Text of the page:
I know what you mean about 40, Notorious. I noticed a few years ago that both my husband and I stopped thinking about getting out for a run as just a fun or fitness activity, and more as a health maintenance necessity if we plan on continuing to live happily and healthy. For example, he’s started to say things like, “I’d like to get out for a run if that’s OK, so I don’t have a heart attack.” And I’ve started to think to myself, “hey–some people blew out their knees in their 20s, but I’m still running at 41. Cool!”
Are you saying I’m a mutton dressed up like a lamb, Historiann?
What an interesting post and comments. My Dad turns 70 this summer, and I turn 40 in a few weeks. It’s great to see him so intellectually and physically active–70 seems not bad at all looking at him. And people keep asking me if I mind turning 40, which seems a very strange question. I always want to say, “well, wouldn’t NOT turning 40 be much worse, since I’d be dead?” We don’t really have the option of moving time in the other direction, and, frankly, I would not want to have to live the ages of 21-27 (that would be grad school!) again!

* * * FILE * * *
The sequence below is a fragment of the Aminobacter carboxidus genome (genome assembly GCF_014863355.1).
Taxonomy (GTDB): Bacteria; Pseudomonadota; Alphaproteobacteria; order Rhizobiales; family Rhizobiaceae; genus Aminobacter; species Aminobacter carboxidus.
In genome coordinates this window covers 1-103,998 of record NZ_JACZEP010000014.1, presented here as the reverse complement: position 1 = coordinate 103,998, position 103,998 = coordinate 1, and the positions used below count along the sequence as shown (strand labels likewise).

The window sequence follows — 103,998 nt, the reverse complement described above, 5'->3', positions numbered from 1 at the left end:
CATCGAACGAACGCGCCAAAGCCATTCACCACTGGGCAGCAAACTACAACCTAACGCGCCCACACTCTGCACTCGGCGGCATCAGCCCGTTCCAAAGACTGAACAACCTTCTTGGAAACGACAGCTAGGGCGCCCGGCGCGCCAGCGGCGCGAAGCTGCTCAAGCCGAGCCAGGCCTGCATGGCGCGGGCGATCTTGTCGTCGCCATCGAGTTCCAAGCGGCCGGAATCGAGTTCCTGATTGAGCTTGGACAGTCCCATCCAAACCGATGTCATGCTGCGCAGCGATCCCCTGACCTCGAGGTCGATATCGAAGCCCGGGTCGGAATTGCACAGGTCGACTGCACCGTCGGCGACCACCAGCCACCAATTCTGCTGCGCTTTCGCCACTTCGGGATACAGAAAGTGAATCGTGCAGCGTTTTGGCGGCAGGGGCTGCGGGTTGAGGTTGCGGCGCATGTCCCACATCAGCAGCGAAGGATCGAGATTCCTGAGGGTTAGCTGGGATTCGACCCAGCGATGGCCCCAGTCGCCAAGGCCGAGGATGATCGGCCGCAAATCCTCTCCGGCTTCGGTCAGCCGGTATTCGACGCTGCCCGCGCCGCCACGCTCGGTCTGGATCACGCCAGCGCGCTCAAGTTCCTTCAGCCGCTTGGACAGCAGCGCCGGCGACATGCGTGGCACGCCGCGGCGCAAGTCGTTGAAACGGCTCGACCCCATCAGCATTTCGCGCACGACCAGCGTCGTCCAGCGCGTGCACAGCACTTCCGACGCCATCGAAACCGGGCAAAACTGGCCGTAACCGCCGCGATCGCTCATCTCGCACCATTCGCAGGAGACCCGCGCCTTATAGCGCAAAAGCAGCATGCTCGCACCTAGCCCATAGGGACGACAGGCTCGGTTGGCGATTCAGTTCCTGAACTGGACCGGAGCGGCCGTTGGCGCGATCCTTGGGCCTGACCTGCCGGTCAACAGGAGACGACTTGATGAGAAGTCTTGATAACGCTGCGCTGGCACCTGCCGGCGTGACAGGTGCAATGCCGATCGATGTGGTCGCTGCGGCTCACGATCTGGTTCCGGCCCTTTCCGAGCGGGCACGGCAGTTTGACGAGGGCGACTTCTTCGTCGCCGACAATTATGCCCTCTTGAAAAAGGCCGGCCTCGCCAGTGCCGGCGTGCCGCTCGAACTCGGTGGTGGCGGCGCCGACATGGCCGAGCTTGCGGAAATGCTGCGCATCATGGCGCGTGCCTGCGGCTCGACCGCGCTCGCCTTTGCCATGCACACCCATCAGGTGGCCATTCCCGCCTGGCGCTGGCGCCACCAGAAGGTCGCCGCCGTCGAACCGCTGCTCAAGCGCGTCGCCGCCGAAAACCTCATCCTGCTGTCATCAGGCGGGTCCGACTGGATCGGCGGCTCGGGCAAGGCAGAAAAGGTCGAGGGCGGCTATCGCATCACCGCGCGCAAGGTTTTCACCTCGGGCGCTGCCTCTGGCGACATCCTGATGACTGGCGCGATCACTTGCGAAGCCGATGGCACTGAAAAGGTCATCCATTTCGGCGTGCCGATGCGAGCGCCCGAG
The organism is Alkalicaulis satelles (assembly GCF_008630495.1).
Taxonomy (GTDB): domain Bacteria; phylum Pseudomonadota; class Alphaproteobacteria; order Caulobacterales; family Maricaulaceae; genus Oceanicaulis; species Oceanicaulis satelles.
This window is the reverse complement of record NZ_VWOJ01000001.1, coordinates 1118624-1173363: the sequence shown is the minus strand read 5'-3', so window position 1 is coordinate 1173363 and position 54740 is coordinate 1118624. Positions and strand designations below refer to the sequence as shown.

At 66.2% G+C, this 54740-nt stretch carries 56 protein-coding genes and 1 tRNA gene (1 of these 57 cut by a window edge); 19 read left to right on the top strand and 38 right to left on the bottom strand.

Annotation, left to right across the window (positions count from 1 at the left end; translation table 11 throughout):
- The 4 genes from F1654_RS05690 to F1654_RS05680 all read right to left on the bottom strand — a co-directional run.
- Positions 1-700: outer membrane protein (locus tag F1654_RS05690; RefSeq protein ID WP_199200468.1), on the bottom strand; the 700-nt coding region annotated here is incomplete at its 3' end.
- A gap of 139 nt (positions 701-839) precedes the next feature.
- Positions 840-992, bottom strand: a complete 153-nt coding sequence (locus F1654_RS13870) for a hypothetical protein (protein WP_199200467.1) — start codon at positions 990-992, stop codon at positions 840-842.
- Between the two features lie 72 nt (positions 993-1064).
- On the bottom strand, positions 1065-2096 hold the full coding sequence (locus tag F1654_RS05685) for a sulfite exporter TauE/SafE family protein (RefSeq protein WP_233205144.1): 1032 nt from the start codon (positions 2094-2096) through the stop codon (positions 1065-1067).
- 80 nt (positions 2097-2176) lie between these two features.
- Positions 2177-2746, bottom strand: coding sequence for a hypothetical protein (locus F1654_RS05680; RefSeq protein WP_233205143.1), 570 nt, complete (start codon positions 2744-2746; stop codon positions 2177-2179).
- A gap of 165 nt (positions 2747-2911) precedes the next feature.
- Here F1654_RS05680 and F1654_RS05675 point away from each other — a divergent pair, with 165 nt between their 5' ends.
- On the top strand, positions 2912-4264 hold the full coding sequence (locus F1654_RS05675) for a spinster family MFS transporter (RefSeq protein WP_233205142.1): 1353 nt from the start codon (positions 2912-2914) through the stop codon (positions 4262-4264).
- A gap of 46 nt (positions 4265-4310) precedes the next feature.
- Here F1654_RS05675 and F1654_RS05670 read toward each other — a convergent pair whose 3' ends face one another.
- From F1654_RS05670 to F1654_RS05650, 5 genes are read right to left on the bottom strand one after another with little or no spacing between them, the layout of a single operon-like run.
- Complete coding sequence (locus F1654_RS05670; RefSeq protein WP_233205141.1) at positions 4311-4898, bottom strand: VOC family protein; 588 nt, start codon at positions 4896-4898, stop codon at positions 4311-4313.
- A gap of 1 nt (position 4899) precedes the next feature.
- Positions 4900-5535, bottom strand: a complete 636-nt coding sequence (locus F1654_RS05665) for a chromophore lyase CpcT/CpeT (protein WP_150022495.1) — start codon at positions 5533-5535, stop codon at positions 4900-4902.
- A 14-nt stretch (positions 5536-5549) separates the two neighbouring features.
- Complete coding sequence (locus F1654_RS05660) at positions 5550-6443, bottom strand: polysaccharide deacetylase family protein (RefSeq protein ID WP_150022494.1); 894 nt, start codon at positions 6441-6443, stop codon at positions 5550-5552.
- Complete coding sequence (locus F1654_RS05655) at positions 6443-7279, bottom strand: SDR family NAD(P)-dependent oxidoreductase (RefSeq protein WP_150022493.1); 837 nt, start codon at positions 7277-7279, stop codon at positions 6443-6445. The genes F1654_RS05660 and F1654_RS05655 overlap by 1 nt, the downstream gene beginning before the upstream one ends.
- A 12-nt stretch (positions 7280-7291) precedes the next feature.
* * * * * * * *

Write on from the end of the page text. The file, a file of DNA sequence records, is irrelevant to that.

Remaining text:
Historiann, I think running is a big part of why I don’t mind turning 40. I was a cross country runner through high school, and hated it the whole time, because I was always getting hurt. In my 30s, though, I rediscovered running, learned to train properly, and LOVE it. Though I undoubtedly looked better when I was a teenager, I’m in better physical health now. I’m training for a half marathon, having run several 10K races, and I plan to celebrate the milestone birthday itself with a 10 mile run.